To die together with Christ is to be bound over to the following of him, eagerly persisting in this very hope and in spiritual combat. Indeed, through spiritual combat we are freed together with Christ when for the love of God and of one another we expend ourselves, no matter what the cost, in opposing whatever falsehood or injustice, danger or violence, hatred or the plotting of the powerful, or fear that may stand in the way. In hope, however, we are bound over to Christ when from the depths of our death, or of our own hopelessness of weaknesses, or of the unbelief or hopelessness of others — all those things utterly blameworthy in our life — we entrust ourselves completely to the care of the Living God.

The paschal mystery shines forth in all renunciations whatsoever to which we give our consent, or in the frustrations we endure, or in the control we exercise over ourselves or in the discipline to which we subject ourselves. We are not speaking here of a certain kind of stoic wisdom or of a certain moral asceticism. Indeed, that life already renewed with Christ flows into the "dying with Christ." That life transforms our combat and our poverty; that life calls forth our sacrifice and our decision. If we live, we live to the Lord; and if we die, we die to the Lord. Therefore, whether we live or whether we die, we are the Lord's.

To die in Christ is to conquer the apathy of existence, to put aside greed, to abstain from fickleness, to dismiss levity of mind, to reject what is useless and what is done for appearances' sake, and to choose the gospel with sincerity and faithfully cling to it.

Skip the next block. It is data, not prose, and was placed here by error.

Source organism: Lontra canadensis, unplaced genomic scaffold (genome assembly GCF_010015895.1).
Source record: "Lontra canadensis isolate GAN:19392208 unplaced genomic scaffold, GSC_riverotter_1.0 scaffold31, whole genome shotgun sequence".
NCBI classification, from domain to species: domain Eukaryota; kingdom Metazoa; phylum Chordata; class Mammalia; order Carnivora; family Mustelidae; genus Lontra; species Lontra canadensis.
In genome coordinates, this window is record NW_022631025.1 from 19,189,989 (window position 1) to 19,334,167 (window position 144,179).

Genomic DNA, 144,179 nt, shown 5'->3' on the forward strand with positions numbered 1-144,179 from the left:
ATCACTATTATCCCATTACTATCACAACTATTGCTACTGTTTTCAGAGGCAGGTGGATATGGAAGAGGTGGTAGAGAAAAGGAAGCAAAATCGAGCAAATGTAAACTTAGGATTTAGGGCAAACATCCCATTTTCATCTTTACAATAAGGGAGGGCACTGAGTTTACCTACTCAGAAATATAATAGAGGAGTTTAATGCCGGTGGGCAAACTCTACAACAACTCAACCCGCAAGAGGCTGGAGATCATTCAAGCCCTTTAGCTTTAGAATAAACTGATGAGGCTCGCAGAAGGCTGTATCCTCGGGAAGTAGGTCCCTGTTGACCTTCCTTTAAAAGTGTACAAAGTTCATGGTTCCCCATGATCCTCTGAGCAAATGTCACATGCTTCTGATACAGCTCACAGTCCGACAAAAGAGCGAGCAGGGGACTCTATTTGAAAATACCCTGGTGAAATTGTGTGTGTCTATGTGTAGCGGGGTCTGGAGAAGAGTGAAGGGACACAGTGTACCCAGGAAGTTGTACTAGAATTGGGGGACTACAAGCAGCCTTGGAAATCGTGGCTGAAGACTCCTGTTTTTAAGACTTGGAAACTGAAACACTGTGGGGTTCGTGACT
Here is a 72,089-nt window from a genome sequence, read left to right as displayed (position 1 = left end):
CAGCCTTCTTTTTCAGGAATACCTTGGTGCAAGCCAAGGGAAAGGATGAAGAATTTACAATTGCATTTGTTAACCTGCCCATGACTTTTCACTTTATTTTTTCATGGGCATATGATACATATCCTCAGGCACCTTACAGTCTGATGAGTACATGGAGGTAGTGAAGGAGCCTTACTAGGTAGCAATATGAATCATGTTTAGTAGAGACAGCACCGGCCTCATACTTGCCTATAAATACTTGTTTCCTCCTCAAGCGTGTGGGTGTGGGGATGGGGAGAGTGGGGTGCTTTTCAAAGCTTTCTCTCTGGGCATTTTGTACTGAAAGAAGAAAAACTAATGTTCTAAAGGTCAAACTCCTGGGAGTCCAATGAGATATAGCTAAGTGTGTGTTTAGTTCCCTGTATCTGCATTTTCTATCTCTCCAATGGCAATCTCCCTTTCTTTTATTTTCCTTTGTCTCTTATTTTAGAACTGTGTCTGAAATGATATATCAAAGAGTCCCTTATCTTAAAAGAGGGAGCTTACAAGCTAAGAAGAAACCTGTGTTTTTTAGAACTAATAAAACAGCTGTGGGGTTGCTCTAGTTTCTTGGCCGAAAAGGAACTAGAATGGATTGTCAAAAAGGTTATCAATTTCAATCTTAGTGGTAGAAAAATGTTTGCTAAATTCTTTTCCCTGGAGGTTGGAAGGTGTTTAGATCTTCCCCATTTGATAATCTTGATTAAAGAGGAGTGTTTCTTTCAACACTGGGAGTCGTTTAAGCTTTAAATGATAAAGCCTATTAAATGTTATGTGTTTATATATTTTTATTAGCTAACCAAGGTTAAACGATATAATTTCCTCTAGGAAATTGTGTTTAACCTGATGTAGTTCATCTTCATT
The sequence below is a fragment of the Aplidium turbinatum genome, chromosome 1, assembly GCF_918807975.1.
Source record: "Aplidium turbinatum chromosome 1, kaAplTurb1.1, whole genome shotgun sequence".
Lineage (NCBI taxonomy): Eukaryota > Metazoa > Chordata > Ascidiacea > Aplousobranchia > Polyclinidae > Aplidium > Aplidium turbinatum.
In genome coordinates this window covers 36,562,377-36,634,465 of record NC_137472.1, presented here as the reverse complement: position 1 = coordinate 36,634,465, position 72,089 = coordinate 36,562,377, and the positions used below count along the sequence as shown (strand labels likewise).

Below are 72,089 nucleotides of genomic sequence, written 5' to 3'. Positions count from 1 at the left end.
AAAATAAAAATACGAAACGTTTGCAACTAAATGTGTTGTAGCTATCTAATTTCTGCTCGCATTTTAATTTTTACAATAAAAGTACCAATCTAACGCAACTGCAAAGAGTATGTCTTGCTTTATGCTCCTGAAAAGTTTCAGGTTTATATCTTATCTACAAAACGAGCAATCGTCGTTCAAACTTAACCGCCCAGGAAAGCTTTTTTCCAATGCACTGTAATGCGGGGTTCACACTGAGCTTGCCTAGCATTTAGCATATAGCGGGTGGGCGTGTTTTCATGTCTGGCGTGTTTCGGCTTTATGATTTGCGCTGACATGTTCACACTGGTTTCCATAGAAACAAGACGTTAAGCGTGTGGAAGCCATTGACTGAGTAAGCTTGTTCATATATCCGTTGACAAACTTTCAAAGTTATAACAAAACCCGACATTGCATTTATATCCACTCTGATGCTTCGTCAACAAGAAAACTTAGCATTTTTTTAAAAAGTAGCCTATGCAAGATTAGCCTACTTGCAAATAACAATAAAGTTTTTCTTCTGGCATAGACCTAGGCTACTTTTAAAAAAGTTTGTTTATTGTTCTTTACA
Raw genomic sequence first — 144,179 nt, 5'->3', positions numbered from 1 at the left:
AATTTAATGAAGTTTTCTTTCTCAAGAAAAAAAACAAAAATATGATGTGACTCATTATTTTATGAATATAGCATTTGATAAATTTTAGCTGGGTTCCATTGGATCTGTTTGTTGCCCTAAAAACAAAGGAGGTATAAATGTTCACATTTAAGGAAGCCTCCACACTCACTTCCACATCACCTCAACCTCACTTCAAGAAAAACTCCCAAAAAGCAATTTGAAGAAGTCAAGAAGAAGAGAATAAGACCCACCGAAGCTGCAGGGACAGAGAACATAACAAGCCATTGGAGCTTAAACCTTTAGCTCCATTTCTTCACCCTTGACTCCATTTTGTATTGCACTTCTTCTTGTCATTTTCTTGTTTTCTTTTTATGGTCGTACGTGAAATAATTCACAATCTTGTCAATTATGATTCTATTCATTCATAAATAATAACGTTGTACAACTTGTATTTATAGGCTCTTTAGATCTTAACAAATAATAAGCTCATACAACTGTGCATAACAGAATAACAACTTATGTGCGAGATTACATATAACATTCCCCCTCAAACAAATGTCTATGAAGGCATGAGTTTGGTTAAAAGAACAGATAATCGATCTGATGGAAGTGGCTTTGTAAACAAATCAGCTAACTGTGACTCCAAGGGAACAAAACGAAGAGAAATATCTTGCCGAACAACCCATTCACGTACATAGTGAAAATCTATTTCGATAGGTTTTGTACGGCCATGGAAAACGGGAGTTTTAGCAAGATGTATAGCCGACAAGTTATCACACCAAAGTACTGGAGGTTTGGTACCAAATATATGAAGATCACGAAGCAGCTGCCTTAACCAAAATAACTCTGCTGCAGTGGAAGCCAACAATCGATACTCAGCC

To die with Christ is to free oneself from riches and human glory, and to moderate one's life for the kingdom of God.

To die with Christ is to accept the risk of human love which demands the denial of self, or to accept the danger of witnessing to truth and justice before others, or to experience the difficulty of holding steadfastly to the faith one has received.

To die with Christ concerns those things which in our daily lives are austerities, or to sustain difficulties and accept change which brings about the renewal of fidelity.

To die with Christ is to accept one's own death as a sacrifice and a trusting burying of self in God, and also to accept in hope the deaths of our brothers, sisters and friends.

To die with Christ is to bear with a serene spirit the process of aging, the rejections, the losses - even in apostolic labors.

To die with Christ is to be freed from egoism and self absorption through the various incentives to love, to share, to sympathize with and to be reconciled with others.